After yesterday’s rantier post about the trouble at Belfast City Hall I thought I should write something more in depth.
First, the background. The Belfast City Council (BCC) policy committee voted to remove the flag. The Alliance Party proposed an amendment that would continue to see the flag flown, but only on so-called “designated days” – the same policy used at Stormont. The vote took place last night and the Alliance amendment was accepted by a margin of 29-21 (Sinn Fein, SDLP and Allaince for, DUP and UUP against). (As has been pointed out by others, this technically means that Sinn Fein and SDLP voted in favour of flying the Union flag.)
There was a protest out the back of City Hall that is reported to be approximately 1000 people unhappy with the decision to reduce the number of days the flag flies. Fair enough. They’re entitled to their views and right to free assembly is an important liberal principle. Something that isn’t a liberal principle is the right to violence toward property and people. By Tuesday morning the injuries included “fifteen PSNI officers, two City Hall security staff and a press photographer” (from Slugger O’Toole).
For what it’s worth, I think the Alliance Party took the correct decision. They proposed a compromise that allowed the flag to continue flying without imposing it all year round. After the abuse and underhanded tactics from unionists in the run-up to the vote they could have decided to take the easy (and somewhat petty) choice and abstain, thus having the flag completely removed to spit the Unionists for their tactics. Instead, they stuck by their principles (and Party policy) to support flying the flag on designated days. The fact that they suffered abuse and intimidation for taking a political stance is disgraceful. Any group or individual that attempts to use violence or intimidation to get their political way not a democrat.
Today, we’ve had Peter Robinson and Mike Nesbitt issue statements condemning the violence. That’s great and is only appropriate that the our politicians support the rule of law. However, they both went on to essentially say that it was the fault of having the debate/vote that caused the problem. Mr Robinson also said:
”The decision to pursue the removal of the flag from city hall and other council buildings, despite warnings of the likely consequential impact on community relations, was foolish and provocative.” [emphasis mine]
It’s the second half of that quote that I have a real problem with. It’s basically saying that “we told you there’d be trouble if we didn’t get our way”. If we took that attitude to every contentious issue that arises then we’d never get anything done. The potential of upsetting one portion of the population isn’t enough to bury certain issue. I don’t think the flag issue needed to be debated now but nor do I think it should have caused as much disruption as it did. Those who took part in the violence should face consequences the deserve for breaking the law.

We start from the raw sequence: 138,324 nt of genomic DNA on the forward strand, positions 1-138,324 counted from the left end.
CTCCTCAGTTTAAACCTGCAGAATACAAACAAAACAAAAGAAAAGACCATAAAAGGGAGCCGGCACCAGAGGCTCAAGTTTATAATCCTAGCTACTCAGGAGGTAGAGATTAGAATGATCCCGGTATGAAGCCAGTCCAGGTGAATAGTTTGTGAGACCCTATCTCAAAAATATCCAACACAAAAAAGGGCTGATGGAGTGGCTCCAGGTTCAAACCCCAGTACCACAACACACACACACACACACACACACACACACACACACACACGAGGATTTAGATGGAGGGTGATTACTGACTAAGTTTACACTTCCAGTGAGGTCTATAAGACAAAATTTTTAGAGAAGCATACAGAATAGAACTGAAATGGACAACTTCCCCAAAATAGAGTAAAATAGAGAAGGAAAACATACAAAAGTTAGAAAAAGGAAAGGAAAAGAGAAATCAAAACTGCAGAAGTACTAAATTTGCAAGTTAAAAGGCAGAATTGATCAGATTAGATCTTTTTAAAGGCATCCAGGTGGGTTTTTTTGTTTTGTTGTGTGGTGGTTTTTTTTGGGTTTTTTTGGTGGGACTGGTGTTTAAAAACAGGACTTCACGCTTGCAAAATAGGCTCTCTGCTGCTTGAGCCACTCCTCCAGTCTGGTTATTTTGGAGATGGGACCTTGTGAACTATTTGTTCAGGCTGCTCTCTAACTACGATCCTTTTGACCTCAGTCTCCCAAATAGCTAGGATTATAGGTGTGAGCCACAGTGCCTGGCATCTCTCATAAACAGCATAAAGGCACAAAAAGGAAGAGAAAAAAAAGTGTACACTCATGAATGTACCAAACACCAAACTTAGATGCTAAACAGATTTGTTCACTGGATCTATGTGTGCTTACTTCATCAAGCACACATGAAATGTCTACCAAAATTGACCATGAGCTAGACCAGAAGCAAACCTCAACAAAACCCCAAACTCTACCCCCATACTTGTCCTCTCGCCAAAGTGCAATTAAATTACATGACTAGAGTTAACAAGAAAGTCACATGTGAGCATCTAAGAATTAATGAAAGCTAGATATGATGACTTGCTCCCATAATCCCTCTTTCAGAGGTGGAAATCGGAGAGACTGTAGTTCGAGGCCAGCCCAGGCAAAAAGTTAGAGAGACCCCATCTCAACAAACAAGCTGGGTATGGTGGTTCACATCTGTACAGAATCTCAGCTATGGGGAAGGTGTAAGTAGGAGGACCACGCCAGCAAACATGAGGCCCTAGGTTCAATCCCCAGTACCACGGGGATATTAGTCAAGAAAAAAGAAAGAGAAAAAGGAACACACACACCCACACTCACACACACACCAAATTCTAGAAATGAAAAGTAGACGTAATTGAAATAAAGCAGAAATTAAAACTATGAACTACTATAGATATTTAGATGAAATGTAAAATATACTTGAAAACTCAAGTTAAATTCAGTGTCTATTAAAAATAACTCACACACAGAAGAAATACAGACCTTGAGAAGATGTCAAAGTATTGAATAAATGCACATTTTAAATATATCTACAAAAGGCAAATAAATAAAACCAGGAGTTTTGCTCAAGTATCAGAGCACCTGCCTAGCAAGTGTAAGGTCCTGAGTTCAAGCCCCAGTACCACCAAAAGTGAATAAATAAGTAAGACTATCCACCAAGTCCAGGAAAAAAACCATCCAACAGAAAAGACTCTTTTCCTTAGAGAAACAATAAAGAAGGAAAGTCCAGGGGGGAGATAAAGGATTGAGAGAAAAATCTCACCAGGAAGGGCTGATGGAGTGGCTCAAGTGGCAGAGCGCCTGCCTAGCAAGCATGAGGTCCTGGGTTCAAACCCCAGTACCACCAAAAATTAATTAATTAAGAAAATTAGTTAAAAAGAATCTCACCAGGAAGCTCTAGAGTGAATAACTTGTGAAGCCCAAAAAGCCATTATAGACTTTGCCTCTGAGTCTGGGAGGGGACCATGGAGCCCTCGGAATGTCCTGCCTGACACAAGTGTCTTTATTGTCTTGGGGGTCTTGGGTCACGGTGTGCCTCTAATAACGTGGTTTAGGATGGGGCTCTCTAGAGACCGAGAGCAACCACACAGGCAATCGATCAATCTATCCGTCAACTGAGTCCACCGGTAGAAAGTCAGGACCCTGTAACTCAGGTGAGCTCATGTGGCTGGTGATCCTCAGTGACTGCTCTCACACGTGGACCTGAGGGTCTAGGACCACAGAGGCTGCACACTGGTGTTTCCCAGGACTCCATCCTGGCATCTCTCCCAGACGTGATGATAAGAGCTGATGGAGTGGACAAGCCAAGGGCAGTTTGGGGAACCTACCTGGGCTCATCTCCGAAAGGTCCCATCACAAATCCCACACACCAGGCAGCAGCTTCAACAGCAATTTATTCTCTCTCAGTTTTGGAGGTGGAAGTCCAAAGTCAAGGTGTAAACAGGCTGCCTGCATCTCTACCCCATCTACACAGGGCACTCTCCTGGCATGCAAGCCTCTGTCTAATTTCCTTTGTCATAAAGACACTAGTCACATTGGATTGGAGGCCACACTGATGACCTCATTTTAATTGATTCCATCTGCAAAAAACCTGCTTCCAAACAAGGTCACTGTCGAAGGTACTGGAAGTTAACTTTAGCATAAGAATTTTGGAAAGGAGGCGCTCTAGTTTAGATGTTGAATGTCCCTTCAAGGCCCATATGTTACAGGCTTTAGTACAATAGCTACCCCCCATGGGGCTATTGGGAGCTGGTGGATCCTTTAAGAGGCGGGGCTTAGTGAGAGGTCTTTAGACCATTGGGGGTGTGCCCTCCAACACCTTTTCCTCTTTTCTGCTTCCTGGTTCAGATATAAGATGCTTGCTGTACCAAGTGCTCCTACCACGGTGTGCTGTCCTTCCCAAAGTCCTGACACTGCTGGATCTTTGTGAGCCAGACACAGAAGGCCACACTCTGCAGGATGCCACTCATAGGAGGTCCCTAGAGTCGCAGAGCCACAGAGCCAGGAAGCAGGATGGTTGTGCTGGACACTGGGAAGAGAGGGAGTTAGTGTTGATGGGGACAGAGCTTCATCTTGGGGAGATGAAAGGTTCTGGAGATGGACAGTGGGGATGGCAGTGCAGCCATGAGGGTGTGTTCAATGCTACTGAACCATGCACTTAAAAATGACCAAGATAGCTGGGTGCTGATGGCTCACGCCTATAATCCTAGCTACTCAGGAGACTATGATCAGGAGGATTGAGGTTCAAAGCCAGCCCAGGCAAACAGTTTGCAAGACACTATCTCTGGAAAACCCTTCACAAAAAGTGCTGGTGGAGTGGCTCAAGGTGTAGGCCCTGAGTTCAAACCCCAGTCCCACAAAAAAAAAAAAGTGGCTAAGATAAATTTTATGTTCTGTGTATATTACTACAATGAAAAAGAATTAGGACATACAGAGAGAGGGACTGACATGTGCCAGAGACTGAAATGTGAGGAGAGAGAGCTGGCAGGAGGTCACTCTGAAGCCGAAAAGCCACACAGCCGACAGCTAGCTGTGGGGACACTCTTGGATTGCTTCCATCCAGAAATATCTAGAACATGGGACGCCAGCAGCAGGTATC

Once again Belfast has sent out the image that, while better than before, it is still a place with the risk of violence. If that was any other city in the world that I saw on the news then it’d drop way down my list of places to visit or invest. With rising unemployment (to take just one issue of many) how can we afford to send out that image? The Continental Market round the front of City Hall had to close. This isn’t just a bad image for any tourists to take away but it’s bad for the traders. They lost out on time to make money and pursue their livelihoods.
Flags are important in Northern Ireland. Many people from Nationalist and Unionist backgrounds feel that they symbolise an important part of their culture and heritage. I completely understand that. However, that feeling of identity does not give you the right to violence. Sometimes I wonder if the violence we’ve seen last night and at parades isn’t just for the sake of having a bit of a fight.
Personally, I don’t identify with any flag. I don’t think I would even if I lived in a country without all the baggage they bring – flags, patriotism and the like aren’t part of my personality. If we’re going to move forward as a society then we have to find a way to deal with issues like this without erupting in violence every time. That requires leadership in the communities from politicians and community groups. It also requires further links and interaction between both political traditions at the level of ordinary people. Only by interacting and engaging in sensible debate can we move on. Sensible debate requires people to be willing to engage with each other. We’re never going to get everyone to agree on everything. That’s fine. But we should be getting people to talk to each other on the ground because it seems to me that some of our political leaders are unwilling to make that step. How we do that is a harder question.